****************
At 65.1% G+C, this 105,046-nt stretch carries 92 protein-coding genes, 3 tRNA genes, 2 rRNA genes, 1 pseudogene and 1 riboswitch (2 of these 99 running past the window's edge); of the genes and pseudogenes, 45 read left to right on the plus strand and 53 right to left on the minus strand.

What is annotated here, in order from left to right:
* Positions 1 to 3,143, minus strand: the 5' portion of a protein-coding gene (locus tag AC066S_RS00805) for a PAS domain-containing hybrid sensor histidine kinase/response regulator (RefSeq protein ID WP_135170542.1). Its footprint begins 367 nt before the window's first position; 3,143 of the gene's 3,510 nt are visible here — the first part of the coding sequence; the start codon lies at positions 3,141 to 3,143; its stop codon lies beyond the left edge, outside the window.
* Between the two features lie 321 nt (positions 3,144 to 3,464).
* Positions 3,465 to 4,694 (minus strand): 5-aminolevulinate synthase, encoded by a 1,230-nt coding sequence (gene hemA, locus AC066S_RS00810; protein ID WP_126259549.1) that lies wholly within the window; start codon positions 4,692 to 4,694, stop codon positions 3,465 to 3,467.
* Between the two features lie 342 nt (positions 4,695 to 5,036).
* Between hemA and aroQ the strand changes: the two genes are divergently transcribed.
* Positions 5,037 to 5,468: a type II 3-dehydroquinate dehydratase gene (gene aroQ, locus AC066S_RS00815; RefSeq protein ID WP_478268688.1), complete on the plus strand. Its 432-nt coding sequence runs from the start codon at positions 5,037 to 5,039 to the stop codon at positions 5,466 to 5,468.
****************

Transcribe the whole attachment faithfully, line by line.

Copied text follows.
At 65.1% G+C, this 105,046-nt stretch carries 92 protein-coding genes, 3 tRNA genes, 2 rRNA genes, 1 pseudogene and 1 riboswitch (2 of these 99 running past the window's edge); of the genes and pseudogenes, 45 read left to right on the plus strand and 53 right to left on the minus strand.

What is annotated here, in order from left to right:
* Positions 1 to 3,143, minus strand: the 5' portion of a protein-coding gene (locus tag AC066S_RS00805) for a PAS domain-containing hybrid sensor histidine kinase/response regulator (RefSeq protein ID WP_135170542.1). Its footprint begins 367 nt before the window's first position; 3,143 of the gene's 3,510 nt are visible here — the first part of the coding sequence; the start codon lies at positions 3,141 to 3,143; its stop codon lies beyond the left edge, outside the window.
* Between the two features lie 321 nt (positions 3,144 to 3,464).
* Positions 3,465 to 4,694 (minus strand): 5-aminolevulinate synthase, encoded by a 1,230-nt coding sequence (gene hemA, locus AC066S_RS00810; protein ID WP_126259549.1) that lies wholly within the window; start codon positions 4,692 to 4,694, stop codon positions 3,465 to 3,467.
* Between the two features lie 342 nt (positions 4,695 to 5,036).
* Between hemA and aroQ the strand changes: the two genes are divergently transcribed.
* Positions 5,037 to 5,468: a type II 3-dehydroquinate dehydratase gene (gene aroQ, locus AC066S_RS00815; RefSeq protein ID WP_478268688.1), complete on the plus strand. Its 432-nt coding sequence runs from the start codon at positions 5,037 to 5,039 to the stop codon at positions 5,466 to 5,468.